In the Netherlands you can still visit the section of Leiden where the Pilgrims lived, as well as Delfshaven, the harbor where they departed for America. In the present town of Plymouth, Massachusetts, you can see Plymouth Plantation, a reconstruction of the original village built by the Pilgrims, along with a Pilgrim museum and a replica of the Mayflower. In the village, actors portray the original inhabitants. They will tell you that God's name is Jehovah and that "the church" is not a stone building but is made up of people. To the question, "How many elders are there in your church?" they reply: "As many as satisfy the Bible's requirements."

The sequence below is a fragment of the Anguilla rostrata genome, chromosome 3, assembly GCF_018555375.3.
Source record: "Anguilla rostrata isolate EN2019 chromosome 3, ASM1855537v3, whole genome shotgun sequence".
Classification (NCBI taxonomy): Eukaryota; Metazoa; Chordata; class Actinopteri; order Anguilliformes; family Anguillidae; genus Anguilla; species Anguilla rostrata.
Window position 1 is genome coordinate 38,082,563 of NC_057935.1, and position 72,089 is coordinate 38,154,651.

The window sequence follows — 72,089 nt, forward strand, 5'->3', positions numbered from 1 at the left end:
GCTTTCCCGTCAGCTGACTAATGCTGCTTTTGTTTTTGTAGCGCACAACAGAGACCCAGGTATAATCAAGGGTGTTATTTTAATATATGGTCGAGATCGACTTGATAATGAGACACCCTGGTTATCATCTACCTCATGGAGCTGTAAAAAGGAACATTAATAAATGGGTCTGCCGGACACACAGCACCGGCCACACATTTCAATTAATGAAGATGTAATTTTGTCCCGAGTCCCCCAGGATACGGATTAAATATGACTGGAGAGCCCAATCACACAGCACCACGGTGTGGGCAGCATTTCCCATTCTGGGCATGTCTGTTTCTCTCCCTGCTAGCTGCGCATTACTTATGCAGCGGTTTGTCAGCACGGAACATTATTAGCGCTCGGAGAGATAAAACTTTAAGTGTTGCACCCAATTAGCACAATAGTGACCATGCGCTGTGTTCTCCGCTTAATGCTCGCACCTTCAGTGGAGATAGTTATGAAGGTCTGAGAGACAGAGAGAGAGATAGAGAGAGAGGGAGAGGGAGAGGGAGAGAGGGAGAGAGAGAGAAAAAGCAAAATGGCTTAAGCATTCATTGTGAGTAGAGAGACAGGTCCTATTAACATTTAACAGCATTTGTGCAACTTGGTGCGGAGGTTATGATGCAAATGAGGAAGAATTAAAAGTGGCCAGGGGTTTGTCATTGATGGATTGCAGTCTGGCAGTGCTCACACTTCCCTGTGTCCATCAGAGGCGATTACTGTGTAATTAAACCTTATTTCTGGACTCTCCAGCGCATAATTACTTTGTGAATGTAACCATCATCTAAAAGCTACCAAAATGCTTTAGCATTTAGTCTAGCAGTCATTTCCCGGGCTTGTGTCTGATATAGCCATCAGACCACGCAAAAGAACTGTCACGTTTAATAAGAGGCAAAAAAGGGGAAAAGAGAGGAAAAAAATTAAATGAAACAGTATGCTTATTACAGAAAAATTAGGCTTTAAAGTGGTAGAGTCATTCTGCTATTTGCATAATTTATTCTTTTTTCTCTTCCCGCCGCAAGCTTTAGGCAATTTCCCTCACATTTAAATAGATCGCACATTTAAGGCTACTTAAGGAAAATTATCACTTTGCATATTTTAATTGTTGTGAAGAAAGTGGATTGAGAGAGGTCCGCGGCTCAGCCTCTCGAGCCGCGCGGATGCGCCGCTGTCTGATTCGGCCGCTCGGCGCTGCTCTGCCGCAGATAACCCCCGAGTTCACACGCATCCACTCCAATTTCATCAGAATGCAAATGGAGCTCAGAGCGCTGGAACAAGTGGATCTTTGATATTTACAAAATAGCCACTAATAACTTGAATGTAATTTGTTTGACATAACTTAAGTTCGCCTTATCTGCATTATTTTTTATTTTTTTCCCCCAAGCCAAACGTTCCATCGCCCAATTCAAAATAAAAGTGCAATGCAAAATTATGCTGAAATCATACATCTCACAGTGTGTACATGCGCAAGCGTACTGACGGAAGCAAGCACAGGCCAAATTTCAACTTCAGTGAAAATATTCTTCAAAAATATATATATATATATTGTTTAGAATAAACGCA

The Pilgrims tried to model their society "as closely as possible after Israel's twelve tribes under Moses," according to the book The Puritan Heritage--America's Roots in the Bible. At times, though, the Puritans went to extremes. Their reputation as hard workers, for example, sprang in part from their belief that material prosperity indicated God's favor. And although they genuinely loved their children, many early Puritans believed that they should "conceal their . . . inordinate affections." Thus, "puritanical" has come to be associated with austerity, severity, and excessive strictness. In spite of their imperfections, however, the Pilgrims had a measure of moral fortitude, were devout, and made efforts to live by the Bible. Clearly, these were qualities that held the Pilgrims together and saw them through many of their trials.